Showing a map of believed migratory paths.
Book, The Journey of Man and PBS film of the same title.
Genographic Project:
  • Global DNA sampling
  • Public participation
  • A Legacy Fund

Regional offices with the goal of sampling indigenous people.
Between 100 and 300 million indigenous people in the world.
Can go on website and get yourself tested.
Net proceeds to legacy fund to help the indigenous tribes maintain educational and cultural programs.
Migrating from homelands to dominant cultures means a sacrifice of culture. About 6,000 languages spoken in the world today. Maybe only 500-600 languages spoken by the end of the century.
Indigenous cultures tell us about natural sources for treatment medicines. Losing cultural knowledge means losing links to important information.
Participants get deeper knowledge.
Showing information from Miss Hull. Showing a map of the migration of Hull's ancestors. Amazing. Her ancestors killed off the Neanderthals. Traced back to a single female ancestor, most successful female group.
Evolved more in the last 10,000 years than we did in the prev. 100,000.
We will be giving up hunter gatherers because of globalization.
Science and Religion: As a scientist, you have to stay away from religion and be as objective as you can. Average Brazilian has no idea what their ancestry is.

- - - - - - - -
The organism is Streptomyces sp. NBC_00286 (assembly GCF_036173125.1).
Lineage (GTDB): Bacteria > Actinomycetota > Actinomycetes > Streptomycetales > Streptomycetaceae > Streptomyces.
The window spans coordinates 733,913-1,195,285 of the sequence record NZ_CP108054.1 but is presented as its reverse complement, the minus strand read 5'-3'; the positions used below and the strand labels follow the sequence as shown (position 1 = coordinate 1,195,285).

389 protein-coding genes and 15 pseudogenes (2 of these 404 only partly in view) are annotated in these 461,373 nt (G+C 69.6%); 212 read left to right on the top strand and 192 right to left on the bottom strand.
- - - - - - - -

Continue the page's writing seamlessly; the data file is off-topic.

Are we turning back into monkeys? No  evidence we are devolving.
Interesting question to end on.

Image Credit:

Tuesday, January 15, 2008

On Editing

Our 9th Graders are working on fractured fairy tales for their benchmark. Last night's homework was to complete their rough drafts. Because these will be incorporated into children's picture books, there's a word limit of 500. It does an English teacher's heart good to have students complaining they absolutely cannot write anything under 596 words.
In an effort to stem the onset of AEP (Adolescent Editing Phobia), I'm turning back to my roots - my college roots.
There were a few things I garnered from my formal college education, truly a few. One of them was comparative adverbial forms such as, "He slowed down more slowly than she did." The other was from Professor Bob Broad - The Writer's Memo.
I remember writing my first memo in Broad's class. I remember thinking it was a complete waste of time. I remember getting my draft back with memo and comments and realizing I had just learned something about editing.